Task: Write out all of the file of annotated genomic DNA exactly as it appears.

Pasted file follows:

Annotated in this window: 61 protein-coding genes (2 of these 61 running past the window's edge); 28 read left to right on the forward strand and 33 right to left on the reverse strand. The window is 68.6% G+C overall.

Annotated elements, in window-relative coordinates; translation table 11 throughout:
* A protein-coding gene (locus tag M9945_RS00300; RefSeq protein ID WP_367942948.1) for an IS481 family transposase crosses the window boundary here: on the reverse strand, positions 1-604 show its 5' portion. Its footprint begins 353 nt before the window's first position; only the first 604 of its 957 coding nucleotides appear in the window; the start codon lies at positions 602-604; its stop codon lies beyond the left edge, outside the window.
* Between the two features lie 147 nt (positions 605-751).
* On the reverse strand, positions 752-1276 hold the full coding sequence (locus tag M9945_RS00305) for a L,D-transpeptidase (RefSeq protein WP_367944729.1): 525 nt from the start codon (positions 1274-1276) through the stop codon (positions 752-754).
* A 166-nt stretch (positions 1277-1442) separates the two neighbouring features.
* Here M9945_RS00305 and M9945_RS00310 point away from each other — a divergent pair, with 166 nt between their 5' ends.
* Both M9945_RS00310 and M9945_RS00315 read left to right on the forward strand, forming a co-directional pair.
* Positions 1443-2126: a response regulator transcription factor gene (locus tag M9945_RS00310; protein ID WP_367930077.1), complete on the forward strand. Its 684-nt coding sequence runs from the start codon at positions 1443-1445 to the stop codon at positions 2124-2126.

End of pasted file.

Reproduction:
Annotated in this window: 61 protein-coding genes (2 of these 61 running past the window's edge); 28 read left to right on the forward strand and 33 right to left on the reverse strand. The window is 68.6% G+C overall.

Annotated elements, in window-relative coordinates; translation table 11 throughout:
* A protein-coding gene (locus tag M9945_RS00300; RefSeq protein ID WP_367942948.1) for an IS481 family transposase crosses the window boundary here: on the reverse strand, positions 1-604 show its 5' portion. Its footprint begins 353 nt before the window's first position; only the first 604 of its 957 coding nucleotides appear in the window; the start codon lies at positions 602-604; its stop codon lies beyond the left edge, outside the window.
* Between the two features lie 147 nt (positions 605-751).
* On the reverse strand, positions 752-1276 hold the full coding sequence (locus tag M9945_RS00305) for a L,D-transpeptidase (RefSeq protein WP_367944729.1): 525 nt from the start codon (positions 1274-1276) through the stop codon (positions 752-754).
* A 166-nt stretch (positions 1277-1442) separates the two neighbouring features.
* Here M9945_RS00305 and M9945_RS00310 point away from each other — a divergent pair, with 166 nt between their 5' ends.
* Both M9945_RS00310 and M9945_RS00315 read left to right on the forward strand, forming a co-directional pair.
* Positions 1443-2126: a response regulator transcription factor gene (locus tag M9945_RS00310; protein ID WP_367930077.1), complete on the forward strand. Its 684-nt coding sequence runs from the start codon at positions 1443-1445 to the stop codon at positions 2124-2126.